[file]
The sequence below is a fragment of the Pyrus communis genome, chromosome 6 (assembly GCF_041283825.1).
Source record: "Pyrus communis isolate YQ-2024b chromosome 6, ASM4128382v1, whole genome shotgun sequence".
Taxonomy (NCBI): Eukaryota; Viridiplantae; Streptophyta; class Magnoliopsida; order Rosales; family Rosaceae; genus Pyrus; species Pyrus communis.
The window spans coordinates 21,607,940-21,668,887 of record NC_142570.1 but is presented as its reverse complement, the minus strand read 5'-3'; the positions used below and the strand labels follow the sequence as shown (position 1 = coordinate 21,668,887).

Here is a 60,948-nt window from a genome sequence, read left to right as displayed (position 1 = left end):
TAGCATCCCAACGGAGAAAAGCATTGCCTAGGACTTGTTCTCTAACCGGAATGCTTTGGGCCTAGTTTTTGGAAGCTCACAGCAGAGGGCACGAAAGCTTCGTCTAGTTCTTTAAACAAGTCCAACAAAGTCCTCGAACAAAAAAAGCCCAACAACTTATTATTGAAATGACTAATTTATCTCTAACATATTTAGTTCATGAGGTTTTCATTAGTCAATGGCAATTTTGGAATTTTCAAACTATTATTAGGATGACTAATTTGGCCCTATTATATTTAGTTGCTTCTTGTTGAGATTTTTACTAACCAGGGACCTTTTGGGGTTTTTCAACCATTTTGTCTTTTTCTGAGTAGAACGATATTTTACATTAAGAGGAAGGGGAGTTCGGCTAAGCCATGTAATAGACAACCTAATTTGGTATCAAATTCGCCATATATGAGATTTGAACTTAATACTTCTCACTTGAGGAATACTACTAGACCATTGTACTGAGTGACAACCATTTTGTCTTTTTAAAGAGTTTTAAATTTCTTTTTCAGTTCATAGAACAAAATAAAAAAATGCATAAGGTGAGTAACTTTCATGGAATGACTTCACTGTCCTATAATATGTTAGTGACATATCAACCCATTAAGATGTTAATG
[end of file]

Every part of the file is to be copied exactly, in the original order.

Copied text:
The sequence below is a fragment of the Pyrus communis genome, chromosome 6 (assembly GCF_041283825.1).
Source record: "Pyrus communis isolate YQ-2024b chromosome 6, ASM4128382v1, whole genome shotgun sequence".
Taxonomy (NCBI): Eukaryota; Viridiplantae; Streptophyta; class Magnoliopsida; order Rosales; family Rosaceae; genus Pyrus; species Pyrus communis.
The window spans coordinates 21,607,940-21,668,887 of record NC_142570.1 but is presented as its reverse complement, the minus strand read 5'-3'; the positions used below and the strand labels follow the sequence as shown (position 1 = coordinate 21,668,887).

Here is a 60,948-nt window from a genome sequence, read left to right as displayed (position 1 = left end):
TAGCATCCCAACGGAGAAAAGCATTGCCTAGGACTTGTTCTCTAACCGGAATGCTTTGGGCCTAGTTTTTGGAAGCTCACAGCAGAGGGCACGAAAGCTTCGTCTAGTTCTTTAAACAAGTCCAACAAAGTCCTCGAACAAAAAAAGCCCAACAACTTATTATTGAAATGACTAATTTATCTCTAACATATTTAGTTCATGAGGTTTTCATTAGTCAATGGCAATTTTGGAATTTTCAAACTATTATTAGGATGACTAATTTGGCCCTATTATATTTAGTTGCTTCTTGTTGAGATTTTTACTAACCAGGGACCTTTTGGGGTTTTTCAACCATTTTGTCTTTTTCTGAGTAGAACGATATTTTACATTAAGAGGAAGGGGAGTTCGGCTAAGCCATGTAATAGACAACCTAATTTGGTATCAAATTCGCCATATATGAGATTTGAACTTAATACTTCTCACTTGAGGAATACTACTAGACCATTGTACTGAGTGACAACCATTTTGTCTTTTTAAAGAGTTTTAAATTTCTTTTTCAGTTCATAGAACAAAATAAAAAAATGCATAAGGTGAGTAACTTTCATGGAATGACTTCACTGTCCTATAATATGTTAGTGACATATCAACCCATTAAGATGTTAATG